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Q You started out with busking, obviously this is very different from busking. I was wondering which you prefer, the small audience on the street or massive crowds?
Matt: I guess it’s just different I reckon. I mean, busking was a cool experience when we first started because I think it was like the first time when we started getting some crowds, and people like kept coming back to watch us busk? It was a buzzy thing, like what are you doing?
Shaan: Back then it wasn’t like that serious of a band, like rehearsal, it was just having fun. We didn’t even have a name, we just called it Drax because someone was asking us "what should I call this video when I upload it? Like what are you called?". So we were like "uhh, I dunno it’s just drums and sax ... uhh Drax".
Matt: There’s probably a bunch of video of us that are just called like "Wellington buskers".
Shaan: Yeah, so when you think about it, it’s actually crazy that we’re playing today, thanks to Six60, to like 20,000 people. Like, it’s absolutely unreal. It’s been a slow build.
Matt: But also I don’t think I prefer either. I mean, it's amazing that busking was the beginning of it, but like busking was super fun, you know? Like, 100 people dancing on the street at like 2am, but this is just as fun.
Q I guess any opportunity to share your music is good?
Shaan: Yeah. I mean, back then we were just playing covers, it was just so fresh and new for us, we were just jamming on the street playing as loud as we could but like sometimes we’d busk for like eight hours straight. It was fun.
Q Now you’ve got millions of streams on Spotify, so I’m sort of curious how you ensure the commercial side doesn’t take over. How do you balance business and creativity?
Shaan: I think that the commercial side is necessary because that’s what we want to do, you know? Like if we want to be creative. Like we’re just being creative and it happens to be commercial.
Matt: We’re just so grateful that we can do it. It’s actually not that common that people can do it for a living in this country.
Shaan: I mean, for a long time we were working day jobs and trying to make the music thing happen; for, like, four years? I mean, we went to university to, like, study music, but when you go to university to study music ... I mean, I definitely wasn’t thinking "how am I going to make money off this?". It just kind of naturally happened over time, taking it seriously.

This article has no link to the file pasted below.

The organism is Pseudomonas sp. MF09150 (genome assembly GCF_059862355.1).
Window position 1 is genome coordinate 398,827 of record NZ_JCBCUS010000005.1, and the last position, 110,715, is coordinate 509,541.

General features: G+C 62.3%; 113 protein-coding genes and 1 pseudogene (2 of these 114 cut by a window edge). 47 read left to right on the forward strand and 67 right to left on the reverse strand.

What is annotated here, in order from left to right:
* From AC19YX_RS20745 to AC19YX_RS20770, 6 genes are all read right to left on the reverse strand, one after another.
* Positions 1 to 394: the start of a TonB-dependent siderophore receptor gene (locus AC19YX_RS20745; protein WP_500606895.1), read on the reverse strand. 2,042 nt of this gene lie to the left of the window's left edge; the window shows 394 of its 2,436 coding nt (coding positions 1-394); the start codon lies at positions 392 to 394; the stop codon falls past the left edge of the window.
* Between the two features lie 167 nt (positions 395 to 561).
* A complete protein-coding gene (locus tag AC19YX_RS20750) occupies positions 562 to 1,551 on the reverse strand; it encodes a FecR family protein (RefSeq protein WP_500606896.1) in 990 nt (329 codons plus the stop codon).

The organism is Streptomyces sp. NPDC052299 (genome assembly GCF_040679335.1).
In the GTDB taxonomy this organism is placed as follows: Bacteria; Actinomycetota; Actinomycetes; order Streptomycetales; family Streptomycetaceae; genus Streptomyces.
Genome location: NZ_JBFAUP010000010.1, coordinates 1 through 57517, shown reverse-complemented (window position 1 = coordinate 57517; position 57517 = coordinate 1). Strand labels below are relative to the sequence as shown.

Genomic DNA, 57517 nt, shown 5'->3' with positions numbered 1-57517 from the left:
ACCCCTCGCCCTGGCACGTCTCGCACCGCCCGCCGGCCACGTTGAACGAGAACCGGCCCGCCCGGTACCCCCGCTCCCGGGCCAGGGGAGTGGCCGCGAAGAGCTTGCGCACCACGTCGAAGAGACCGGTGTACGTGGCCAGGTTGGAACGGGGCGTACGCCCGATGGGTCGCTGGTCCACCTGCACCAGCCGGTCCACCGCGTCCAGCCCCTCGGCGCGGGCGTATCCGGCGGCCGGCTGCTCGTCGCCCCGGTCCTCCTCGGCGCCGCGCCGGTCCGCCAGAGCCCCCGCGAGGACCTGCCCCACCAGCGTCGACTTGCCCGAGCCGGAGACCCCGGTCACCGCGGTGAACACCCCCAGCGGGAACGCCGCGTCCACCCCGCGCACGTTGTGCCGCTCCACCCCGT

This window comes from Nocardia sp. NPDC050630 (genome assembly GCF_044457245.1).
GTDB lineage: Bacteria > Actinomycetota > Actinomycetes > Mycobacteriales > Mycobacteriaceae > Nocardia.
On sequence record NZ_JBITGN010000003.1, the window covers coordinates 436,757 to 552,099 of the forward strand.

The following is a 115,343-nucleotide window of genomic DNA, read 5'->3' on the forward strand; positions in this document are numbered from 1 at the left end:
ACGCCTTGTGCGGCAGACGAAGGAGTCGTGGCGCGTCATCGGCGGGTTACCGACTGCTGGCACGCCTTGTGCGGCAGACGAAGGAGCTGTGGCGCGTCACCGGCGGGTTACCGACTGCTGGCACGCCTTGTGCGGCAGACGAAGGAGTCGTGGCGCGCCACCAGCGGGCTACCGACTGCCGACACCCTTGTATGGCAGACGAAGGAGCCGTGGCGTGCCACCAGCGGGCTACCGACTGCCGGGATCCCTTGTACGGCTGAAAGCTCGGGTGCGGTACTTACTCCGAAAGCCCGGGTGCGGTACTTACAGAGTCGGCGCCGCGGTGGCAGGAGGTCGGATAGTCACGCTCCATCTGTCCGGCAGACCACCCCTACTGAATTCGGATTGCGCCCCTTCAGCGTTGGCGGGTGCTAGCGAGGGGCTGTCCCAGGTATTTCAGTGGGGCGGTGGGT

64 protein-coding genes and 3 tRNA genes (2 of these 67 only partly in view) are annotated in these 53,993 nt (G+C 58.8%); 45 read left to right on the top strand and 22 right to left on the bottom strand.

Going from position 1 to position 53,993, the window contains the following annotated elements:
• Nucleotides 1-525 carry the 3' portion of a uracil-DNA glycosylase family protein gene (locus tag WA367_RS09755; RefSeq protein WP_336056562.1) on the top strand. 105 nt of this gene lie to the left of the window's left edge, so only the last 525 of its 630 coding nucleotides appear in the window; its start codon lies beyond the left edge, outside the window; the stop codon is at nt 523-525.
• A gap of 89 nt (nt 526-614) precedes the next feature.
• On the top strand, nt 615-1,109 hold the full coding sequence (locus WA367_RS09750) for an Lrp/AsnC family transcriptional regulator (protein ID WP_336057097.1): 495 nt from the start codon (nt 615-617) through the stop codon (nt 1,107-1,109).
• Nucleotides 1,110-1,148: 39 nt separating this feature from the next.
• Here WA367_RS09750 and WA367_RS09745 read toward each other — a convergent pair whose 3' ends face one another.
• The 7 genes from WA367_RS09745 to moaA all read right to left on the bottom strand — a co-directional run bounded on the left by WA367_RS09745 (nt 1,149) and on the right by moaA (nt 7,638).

Matt: And it’s inspiring when you hear our songs off the radio and see people dancing to videos of our music, that’s kind of like a fuel ...
Shaan: And also, like, Six60 [is] super inspiring, and any musician from New Zealand doing things internationally. Like, when we were first starting, Lorde was popping off and it was like, "wow, someone from New Zealand is No1 in America?". It was just like "wow, why not, why not at least try?". And Kimbra, and like so many bands.
Q What are your future plans?
Shaan: We dropped our first album, in November?
Matt: Yeah, like October last year ... So this year is just more music, more shows. We’ll be over in LA for a bit, writing.
Shaan: Finishing off some more projects ...
Matt: Yeah, we’ve got heaps of songs in the works. It’s actually really nice having heaps of different songs to choose from instead of being like, we need songs, and having to write to finish stuff. We’ve just got so much stuff ready to go. So we’re real excited for this year.
Shaan: In the past it’s like, "we’ve got five songs, OK, let’s put them out". Now it’s like "we’ve got like 40 songs, which ones do we put together?". The creative muscle can definitely be worked on you know? And the more time we spend together and write music together the easier it gets.
Q Have you played in Dunedin much?
Shaan: We’ve played a couple of times, we played in Dunedin like years ago ...
Matt: We’ve done O’ Week stuff but we’ve only done like three shows in Dunedin.
Shaan: The first show we played was crazy, someone ran through a wall at this house party we were at.
- Peking Duk, Drax Project, JessB and Jordi at Forsyth Barr Stadium, Thursday, February 20 as part of OUSA Orientation Week.